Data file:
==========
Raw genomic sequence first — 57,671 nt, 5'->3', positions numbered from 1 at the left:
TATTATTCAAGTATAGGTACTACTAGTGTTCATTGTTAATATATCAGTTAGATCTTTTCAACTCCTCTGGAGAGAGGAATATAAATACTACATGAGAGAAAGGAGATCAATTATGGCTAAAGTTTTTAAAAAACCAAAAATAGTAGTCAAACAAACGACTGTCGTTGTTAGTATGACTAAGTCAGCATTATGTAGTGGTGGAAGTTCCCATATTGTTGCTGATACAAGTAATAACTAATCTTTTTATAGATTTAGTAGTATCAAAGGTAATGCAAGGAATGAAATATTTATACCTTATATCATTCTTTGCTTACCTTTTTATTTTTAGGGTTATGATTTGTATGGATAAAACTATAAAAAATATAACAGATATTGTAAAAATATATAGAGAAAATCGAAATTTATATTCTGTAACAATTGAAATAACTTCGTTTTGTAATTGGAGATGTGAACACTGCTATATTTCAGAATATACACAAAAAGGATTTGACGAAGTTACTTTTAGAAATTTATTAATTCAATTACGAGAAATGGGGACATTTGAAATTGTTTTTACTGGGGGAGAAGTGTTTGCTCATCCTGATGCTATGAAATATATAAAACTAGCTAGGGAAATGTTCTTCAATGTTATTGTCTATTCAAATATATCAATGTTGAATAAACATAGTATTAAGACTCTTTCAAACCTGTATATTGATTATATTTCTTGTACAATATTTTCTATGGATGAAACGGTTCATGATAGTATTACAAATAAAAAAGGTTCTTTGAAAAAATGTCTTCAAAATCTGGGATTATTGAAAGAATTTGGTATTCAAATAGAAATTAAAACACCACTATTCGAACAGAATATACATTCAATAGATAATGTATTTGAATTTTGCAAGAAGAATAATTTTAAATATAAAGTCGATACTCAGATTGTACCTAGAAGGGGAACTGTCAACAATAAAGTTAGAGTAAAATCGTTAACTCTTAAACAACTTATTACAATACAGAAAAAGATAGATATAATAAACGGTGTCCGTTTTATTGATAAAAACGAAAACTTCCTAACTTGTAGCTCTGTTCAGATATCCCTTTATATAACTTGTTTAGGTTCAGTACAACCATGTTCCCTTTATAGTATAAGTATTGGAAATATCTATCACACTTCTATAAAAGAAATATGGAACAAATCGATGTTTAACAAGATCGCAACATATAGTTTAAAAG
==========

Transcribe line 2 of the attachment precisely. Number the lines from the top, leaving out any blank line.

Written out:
TATTATTCAAGTATAGGTACTACTAGTGTTCATTGTTAATATATCAGTTAGATCTTTTCAACTCCTCTGGAGAGAGGAATATAAATACTACATGAGAGAAAGGAGATCAATTATGGCTAAAGTTTTTAAAAAACCAAAAATAGTAGTCAAACAAACGACTGTCGTTGTTAGTATGACTAAGTCAGCATTATGTAGTGGTGGAAGTTCCCATATTGTTGCTGATACAAGTAATAACTAATCTTTTTATAGATTTAGTAGTATCAAAGGTAATGCAAGGAATGAAATATTTATACCTTATATCATTCTTTGCTTACCTTTTTATTTTTAGGGTTATGATTTGTATGGATAAAACTATAAAAAATATAACAGATATTGTAAAAATATATAGAGAAAATCGAAATTTATATTCTGTAACAATTGAAATAACTTCGTTTTGTAATTGGAGATGTGAACACTGCTATATTTCAGAATATACACAAAAAGGATTTGACGAAGTTACTTTTAGAAATTTATTAATTCAATTACGAGAAATGGGGACATTTGAAATTGTTTTTACTGGGGGAGAAGTGTTTGCTCATCCTGATGCTATGAAATATATAAAACTAGCTAGGGAAATGTTCTTCAATGTTATTGTCTATTCAAATATATCAATGTTGAATAAACATAGTATTAAGACTCTTTCAAACCTGTATATTGATTATATTTCTTGTACAATATTTTCTATGGATGAAACGGTTCATGATAGTATTACAAATAAAAAAGGTTCTTTGAAAAAATGTCTTCAAAATCTGGGATTATTGAAAGAATTTGGTATTCAAATAGAAATTAAAACACCACTATTCGAACAGAATATACATTCAATAGATAATGTATTTGAATTTTGCAAGAAGAATAATTTTAAATATAAAGTCGATACTCAGATTGTACCTAGAAGGGGAACTGTCAACAATAAAGTTAGAGTAAAATCGTTAACTCTTAAACAACTTATTACAATACAGAAAAAGATAGATATAATAAACGGTGTCCGTTTTATTGATAAAAACGAAAACTTCCTAACTTGTAGCTCTGTTCAGATATCCCTTTATATAACTTGTTTAGGTTCAGTACAACCATGTTCCCTTTATAGTATAAGTATTGGAAATATCTATCACACTTCTATAAAAGAAATATGGAACAAATCGATGTTTAACAAGATCGCAACATATAGTTTAAAAG